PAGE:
In a process analogous to Example 1, 13,304 lb. of Tall Oil Pitch (TOP, B.C. Chemicals, Northwest Canada origin), 2460 lb. liquid caustic (50% industrial grade) and 10,350 lb. of water (municipal potable) were charged to a 4,000 gal. stainless steel reactor. The reactor was heated by means of steam pressure on an internal heating coil to a final temperature of 292° F. over a period of one hour. This temperature was maintained for a period of 3 hr. Moderate agitation was maintained to ensure all phases remained well-dispersed. The temperature was decreased to approx. 200-210° F. over a one hour period by means of cooling water on the internal coil. 2589 lb. of 75% phosphoric acid was charged. Mixing was maintained for one hour after acid addition. After 30 min. settling time, an aqueous sample was taken from the bottom outlet of the reactor. The pH of the sample was 5.9. The neutralized saponification batch was transferred forward to a 16,000 gal. settling tank. A second identical saponified and neutralized batch was prepared and transferred to the settling tank. The combined batches were allowed to settle for 12 hr. Temperature was maintained at 190-200° F. during the settling period. At the conclusion of the settling period, an aqueous brine heavy phase was drained from the tank while an operator monitored a sight glass to detect the phase interface. A total of 4985 gal. aqueous brine layer was removed. The remaining organic layer was sampled for water content and showed 4.2% water by Karl Fischer Titration. The organic layer was heated at atmospheric pressure by means of steam pressure on an internal coil to a final temperature of 235° F. The residual water was flashed off and condensed by means on an overhead condenser. Stripping time was approx. 2 hr. A final sample of Modified Pitch was taken and showed a water content of 0.98%. Further gas chromatigraphic analysis showed 16.84% total sterols (esters and alcohol combined) and 15.16% free sterols (alcohol form only).EXAMPLE 5 Industrial-Scale Distillation of Modified Pitch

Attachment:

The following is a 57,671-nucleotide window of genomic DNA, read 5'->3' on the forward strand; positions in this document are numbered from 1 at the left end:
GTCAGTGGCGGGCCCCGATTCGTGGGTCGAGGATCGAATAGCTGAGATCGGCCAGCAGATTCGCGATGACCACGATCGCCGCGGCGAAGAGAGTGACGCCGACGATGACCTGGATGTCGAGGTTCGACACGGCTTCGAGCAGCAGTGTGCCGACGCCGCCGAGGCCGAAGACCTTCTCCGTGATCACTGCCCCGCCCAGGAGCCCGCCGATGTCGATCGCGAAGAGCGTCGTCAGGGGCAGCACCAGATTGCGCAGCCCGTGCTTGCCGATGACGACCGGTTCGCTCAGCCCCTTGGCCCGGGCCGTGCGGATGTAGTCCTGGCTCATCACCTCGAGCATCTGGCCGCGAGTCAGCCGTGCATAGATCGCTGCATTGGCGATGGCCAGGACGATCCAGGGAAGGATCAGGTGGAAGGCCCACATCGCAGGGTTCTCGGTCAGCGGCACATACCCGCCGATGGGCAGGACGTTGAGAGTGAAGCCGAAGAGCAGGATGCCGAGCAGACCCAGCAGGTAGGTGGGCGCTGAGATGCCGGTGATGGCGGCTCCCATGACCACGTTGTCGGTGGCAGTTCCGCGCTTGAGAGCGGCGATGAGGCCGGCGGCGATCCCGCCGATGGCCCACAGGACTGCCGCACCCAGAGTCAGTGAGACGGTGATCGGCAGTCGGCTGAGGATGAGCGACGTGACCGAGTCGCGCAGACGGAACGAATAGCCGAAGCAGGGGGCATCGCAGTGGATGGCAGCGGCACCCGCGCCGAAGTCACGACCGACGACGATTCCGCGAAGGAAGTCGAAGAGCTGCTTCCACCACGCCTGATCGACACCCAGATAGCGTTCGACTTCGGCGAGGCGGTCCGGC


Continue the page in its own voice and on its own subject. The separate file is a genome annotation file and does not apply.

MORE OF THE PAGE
Modified Pitch such as that prepared in Example 4. was fed continuously to a two-stage short-path distillation system (UIC KD-1200, 12 m2 evaporator surfaces). The system is connected serially, with the residue (heavy) stream from the first stage feeding forward to the second stage. The temperature of the evaporating surfaces is controlled by means of a hot-oil circulation system. The condensing surfaces for each stage may be controlled independently by means of a tempered-water circulation system. Vacuum may be drawn on either stage independently by means of mechanical vacuum pumps equipped with 2-stage Roots-type boosters. Residual water and dissolved gasses are disengaged from the feed prior to the first evaporator stage by means of a flash tank. Prior to the flashing, the temperature of the feed may be heated above its storage temperature by means of a steam-heated shell and tube heat exchanger. The following process parameters represent average values over a 24 hr. continuous period: 1 Feed Temp: 278° F. Feed Rate: 33.5 lb/min. Evap. 1 Temp: 380° F. Evap. 1 Pressure: 4.5 mm Hg abs. Cond. 1 Temp: 75° F. Dist. 1 Flow: 3.4 lb/min Residue 1 Flow: 30.1 lb/min. Evap. 2 Temp: 511° F. Evap. 2 Pressure: 1.6 mm Hg abs. Cond. 2 Temp: 113° F. Dist. 2 Flow 13.6 lb/min. Residue 2 Flow: 16.5 lb/min.